A thorough discussion titled “Biomanufacturing Process for Biotechnology Products” examines recombinant-protein expression, various cell-expression systems (including host cell selection issues), master and working cell banks, and recovery and purification methods. Further discussion of plasmid DNA, live-organism (e.g., bacterial or viral) processes, somatic cells, pluripotent (i.e., stem) cells, transgenic plant and animal sources, and bioactive peptides could each have entire books devoted to their current state of the art and production process. The brief attention given to final-product formulation, fill-finish, labeling and facilities, utilities, and equipment and validation shows how difficult is it to incorporate all of the needs of biopharmaceutical production into one book.
The chapter on quality control outlines the selection of analytical procedures needed to define quality attributes, including specification development, an array of methods for biological product testing, cell banking, stability, raw-material operations, quality in the manufacturing environment, and assay qualification and validation. This section is quite comprehensive, but might have benefited from an expanded discussion on bioassays and their validation.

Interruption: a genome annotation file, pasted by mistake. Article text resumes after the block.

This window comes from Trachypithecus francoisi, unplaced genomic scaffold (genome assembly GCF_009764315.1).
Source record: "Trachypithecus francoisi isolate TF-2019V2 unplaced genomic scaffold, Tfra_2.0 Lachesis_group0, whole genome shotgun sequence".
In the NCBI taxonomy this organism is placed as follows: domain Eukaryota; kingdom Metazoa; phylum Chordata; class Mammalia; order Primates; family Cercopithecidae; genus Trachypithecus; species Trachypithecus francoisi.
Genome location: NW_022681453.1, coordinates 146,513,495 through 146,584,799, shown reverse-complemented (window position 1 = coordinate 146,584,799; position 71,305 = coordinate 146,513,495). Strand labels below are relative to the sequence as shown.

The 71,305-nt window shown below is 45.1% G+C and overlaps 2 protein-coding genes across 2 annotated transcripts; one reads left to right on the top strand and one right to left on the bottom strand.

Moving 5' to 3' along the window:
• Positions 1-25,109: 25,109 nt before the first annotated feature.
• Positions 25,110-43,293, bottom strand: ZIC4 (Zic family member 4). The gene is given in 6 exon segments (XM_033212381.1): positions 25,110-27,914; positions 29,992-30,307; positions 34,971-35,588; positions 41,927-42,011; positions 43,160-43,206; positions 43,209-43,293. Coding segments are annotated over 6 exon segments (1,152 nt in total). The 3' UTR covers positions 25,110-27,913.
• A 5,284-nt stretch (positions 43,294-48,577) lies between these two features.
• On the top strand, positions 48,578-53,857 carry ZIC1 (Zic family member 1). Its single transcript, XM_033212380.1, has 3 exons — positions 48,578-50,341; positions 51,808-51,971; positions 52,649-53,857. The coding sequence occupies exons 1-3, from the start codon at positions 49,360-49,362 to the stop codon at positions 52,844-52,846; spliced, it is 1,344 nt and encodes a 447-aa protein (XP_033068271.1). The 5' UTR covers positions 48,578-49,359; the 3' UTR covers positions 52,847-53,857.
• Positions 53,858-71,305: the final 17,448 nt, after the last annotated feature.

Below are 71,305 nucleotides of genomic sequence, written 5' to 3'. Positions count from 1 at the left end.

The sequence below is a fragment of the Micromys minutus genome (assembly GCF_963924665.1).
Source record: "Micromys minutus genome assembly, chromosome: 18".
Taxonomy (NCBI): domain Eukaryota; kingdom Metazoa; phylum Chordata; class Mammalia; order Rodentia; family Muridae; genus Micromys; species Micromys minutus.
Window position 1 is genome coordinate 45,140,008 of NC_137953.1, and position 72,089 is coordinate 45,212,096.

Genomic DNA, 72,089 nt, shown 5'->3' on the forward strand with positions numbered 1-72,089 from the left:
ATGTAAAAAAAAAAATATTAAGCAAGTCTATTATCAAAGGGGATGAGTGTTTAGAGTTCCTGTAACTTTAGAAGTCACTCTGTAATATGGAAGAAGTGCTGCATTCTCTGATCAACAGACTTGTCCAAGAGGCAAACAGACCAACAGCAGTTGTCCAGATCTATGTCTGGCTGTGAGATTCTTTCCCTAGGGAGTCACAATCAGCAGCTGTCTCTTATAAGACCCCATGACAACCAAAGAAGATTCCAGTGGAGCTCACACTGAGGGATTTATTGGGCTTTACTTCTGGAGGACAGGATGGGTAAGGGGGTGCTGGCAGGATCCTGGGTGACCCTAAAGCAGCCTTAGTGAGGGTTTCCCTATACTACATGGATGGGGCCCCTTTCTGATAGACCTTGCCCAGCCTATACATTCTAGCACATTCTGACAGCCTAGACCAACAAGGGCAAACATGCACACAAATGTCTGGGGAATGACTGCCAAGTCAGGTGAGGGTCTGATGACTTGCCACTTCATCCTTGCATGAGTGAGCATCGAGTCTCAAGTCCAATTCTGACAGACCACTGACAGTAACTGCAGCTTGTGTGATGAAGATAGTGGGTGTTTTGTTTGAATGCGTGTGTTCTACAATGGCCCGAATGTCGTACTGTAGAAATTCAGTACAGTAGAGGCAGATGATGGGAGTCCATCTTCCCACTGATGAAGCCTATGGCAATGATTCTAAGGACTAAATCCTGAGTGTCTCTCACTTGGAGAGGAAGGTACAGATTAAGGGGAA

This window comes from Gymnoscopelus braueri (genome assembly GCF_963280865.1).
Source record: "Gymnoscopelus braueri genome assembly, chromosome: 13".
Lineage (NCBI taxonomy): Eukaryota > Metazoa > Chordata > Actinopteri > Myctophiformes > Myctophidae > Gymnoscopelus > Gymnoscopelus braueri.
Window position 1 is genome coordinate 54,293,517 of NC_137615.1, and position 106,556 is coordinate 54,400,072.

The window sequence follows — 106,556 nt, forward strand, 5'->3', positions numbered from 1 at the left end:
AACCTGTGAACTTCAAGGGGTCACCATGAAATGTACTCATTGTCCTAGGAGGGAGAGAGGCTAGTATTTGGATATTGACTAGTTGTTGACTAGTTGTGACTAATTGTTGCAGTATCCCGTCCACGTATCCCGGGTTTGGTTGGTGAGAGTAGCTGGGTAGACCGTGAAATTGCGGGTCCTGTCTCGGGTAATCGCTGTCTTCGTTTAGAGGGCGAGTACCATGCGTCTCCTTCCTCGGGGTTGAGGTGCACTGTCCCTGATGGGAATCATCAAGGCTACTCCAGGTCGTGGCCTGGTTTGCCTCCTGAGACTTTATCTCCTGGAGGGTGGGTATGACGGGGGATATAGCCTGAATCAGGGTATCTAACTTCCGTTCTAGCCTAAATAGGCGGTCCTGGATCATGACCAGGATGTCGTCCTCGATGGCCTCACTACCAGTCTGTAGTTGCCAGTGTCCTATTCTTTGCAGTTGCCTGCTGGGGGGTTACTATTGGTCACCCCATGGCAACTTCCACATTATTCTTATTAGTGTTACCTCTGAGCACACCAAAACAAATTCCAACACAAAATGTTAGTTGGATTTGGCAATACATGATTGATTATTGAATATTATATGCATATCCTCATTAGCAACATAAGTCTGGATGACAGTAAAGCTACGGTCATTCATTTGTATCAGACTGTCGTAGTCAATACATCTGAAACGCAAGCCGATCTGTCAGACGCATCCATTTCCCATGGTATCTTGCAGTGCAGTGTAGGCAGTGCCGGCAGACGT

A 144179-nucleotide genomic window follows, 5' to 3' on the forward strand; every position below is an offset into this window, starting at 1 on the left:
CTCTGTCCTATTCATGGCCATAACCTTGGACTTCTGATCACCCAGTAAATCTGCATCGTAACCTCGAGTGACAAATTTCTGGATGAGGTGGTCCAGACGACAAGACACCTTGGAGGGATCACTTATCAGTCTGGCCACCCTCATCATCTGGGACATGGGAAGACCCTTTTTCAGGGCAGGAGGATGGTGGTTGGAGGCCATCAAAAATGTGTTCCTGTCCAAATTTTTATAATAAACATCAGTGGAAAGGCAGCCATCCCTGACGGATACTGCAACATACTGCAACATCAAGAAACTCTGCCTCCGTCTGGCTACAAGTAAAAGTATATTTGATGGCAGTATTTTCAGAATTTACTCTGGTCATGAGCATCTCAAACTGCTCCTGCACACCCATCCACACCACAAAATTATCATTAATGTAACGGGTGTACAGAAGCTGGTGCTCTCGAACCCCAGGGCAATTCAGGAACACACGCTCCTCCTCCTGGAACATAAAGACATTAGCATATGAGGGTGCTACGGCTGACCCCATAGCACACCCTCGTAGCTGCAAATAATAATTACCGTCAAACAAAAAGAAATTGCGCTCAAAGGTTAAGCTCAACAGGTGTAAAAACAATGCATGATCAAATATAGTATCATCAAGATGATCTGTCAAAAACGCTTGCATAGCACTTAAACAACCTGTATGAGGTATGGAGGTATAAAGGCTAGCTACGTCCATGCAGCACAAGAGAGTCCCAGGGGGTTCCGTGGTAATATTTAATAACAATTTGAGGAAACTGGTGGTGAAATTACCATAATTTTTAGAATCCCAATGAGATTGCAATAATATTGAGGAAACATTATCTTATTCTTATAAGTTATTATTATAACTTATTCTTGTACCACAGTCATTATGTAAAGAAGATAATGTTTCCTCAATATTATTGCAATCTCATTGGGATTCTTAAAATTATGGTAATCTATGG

The last chapters of the book explain the preclinical and clinical components of pharmaceutical and biopharmaceutical development. Discussion of preclinical and nonclinical studies includes all of the needed information on delivery, pharmacology and toxicology, and in vitro safety needs. It also includes an outline of the integration of nonclinical studies with a biopharmaceutical development program. This chapter leads into a chapter on clinical studies that include components of clinical trials from Phase I through Phase IV and notes the special needs of biopharmaceuticals in clinical settings.